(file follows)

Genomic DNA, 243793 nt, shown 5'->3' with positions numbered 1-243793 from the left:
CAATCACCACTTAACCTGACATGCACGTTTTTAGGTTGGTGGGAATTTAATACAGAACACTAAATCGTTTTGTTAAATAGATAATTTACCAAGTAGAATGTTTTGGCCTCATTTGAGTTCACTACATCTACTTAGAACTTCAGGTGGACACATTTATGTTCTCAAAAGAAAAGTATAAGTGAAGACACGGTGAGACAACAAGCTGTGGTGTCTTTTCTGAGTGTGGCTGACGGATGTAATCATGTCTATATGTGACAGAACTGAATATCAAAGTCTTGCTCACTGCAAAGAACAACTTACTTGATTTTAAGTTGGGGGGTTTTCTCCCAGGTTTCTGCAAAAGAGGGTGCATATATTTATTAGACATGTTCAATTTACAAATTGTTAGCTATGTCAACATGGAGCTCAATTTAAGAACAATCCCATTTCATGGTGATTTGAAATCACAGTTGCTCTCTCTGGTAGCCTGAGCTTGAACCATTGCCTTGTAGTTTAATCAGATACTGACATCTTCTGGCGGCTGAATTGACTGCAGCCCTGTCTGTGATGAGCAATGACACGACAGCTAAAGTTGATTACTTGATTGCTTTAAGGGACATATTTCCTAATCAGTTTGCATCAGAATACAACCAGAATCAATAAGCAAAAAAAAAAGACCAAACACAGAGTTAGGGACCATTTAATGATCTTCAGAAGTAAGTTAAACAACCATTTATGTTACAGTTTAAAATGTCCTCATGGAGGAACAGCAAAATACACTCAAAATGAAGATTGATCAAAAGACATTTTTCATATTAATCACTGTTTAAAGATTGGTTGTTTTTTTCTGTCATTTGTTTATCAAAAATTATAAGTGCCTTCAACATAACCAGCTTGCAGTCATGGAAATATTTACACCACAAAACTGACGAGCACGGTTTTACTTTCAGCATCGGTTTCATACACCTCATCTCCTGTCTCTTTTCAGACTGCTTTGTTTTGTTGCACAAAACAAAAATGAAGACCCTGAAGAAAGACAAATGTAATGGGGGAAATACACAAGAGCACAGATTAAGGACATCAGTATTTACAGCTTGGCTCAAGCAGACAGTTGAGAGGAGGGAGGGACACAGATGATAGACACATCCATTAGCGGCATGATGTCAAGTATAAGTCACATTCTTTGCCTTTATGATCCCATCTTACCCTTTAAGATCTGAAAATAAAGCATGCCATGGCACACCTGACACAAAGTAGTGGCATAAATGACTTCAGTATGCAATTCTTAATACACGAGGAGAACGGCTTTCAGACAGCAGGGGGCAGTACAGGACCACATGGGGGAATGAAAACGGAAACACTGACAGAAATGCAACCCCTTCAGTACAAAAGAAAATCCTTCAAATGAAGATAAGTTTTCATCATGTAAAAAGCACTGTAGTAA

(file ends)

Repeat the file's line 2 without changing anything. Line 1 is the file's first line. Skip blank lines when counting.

CAATCACCACTTAACCTGACATGCACGTTTTTAGGTTGGTGGGAATTTAATACAGAACACTAAATCGTTTTGTTAAATAGATAATTTACCAAGTAGAATGTTTTGGCCTCATTTGAGTTCACTACATCTACTTAGAACTTCAGGTGGACACATTTATGTTCTCAAAAGAAAAGTATAAGTGAAGACACGGTGAGACAACAAGCTGTGGTGTCTTTTCTGAGTGTGGCTGACGGATGTAATCATGTCTATATGTGACAGAACTGAATATCAAAGTCTTGCTCACTGCAAAGAACAACTTACTTGATTTTAAGTTGGGGGGTTTTCTCCCAGGTTTCTGCAAAAGAGGGTGCATATATTTATTAGACATGTTCAATTTACAAATTGTTAGCTATGTCAACATGGAGCTCAATTTAAGAACAATCCCATTTCATGGTGATTTGAAATCACAGTTGCTCTCTCTGGTAGCCTGAGCTTGAACCATTGCCTTGTAGTTTAATCAGATACTGACATCTTCTGGCGGCTGAATTGACTGCAGCCCTGTCTGTGATGAGCAATGACACGACAGCTAAAGTTGATTACTTGATTGCTTTAAGGGACATATTTCCTAATCAGTTTGCATCAGAATACAACCAGAATCAATAAGCAAAAAAAAAAGACCAAACACAGAGTTAGGGACCATTTAATGATCTTCAGAAGTAAGTTAAACAACCATTTATGTTACAGTTTAAAATGTCCTCATGGAGGAACAGCAAAATACACTCAAAATGAAGATTGATCAAAAGACATTTTTCATATTAATCACTGTTTAAAGATTGGTTGTTTTTTTCTGTCATTTGTTTATCAAAAATTATAAGTGCCTTCAACATAACCAGCTTGCAGTCATGGAAATATTTACACCACAAAACTGACGAGCACGGTTTTACTTTCAGCATCGGTTTCATACACCTCATCTCCTGTCTCTTTTCAGACTGCTTTGTTTTGTTGCACAAAACAAAAATGAAGACCCTGAAGAAAGACAAATGTAATGGGGGAAATACACAAGAGCACAGATTAAGGACATCAGTATTTACAGCTTGGCTCAAGCAGACAGTTGAGAGGAGGGAGGGACACAGATGATAGACACATCCATTAGCGGCATGATGTCAAGTATAAGTCACATTCTTTGCCTTTATGATCCCATCTTACCCTTTAAGATCTGAAAATAAAGCATGCCATGGCACACCTGACACAAAGTAGTGGCATAAATGACTTCAGTATGCAATTCTTAATACACGAGGAGAACGGCTTTCAGACAGCAGGGGGCAGTACAGGACCACATGGGGGAATGAAAACGGAAACACTGACAGAAATGCAACCCCTTCAGTACAAAAGAAAATCCTTCAAATGAAGATAAGTTTTCATCATGTAAAAAGCACTGTAGTAA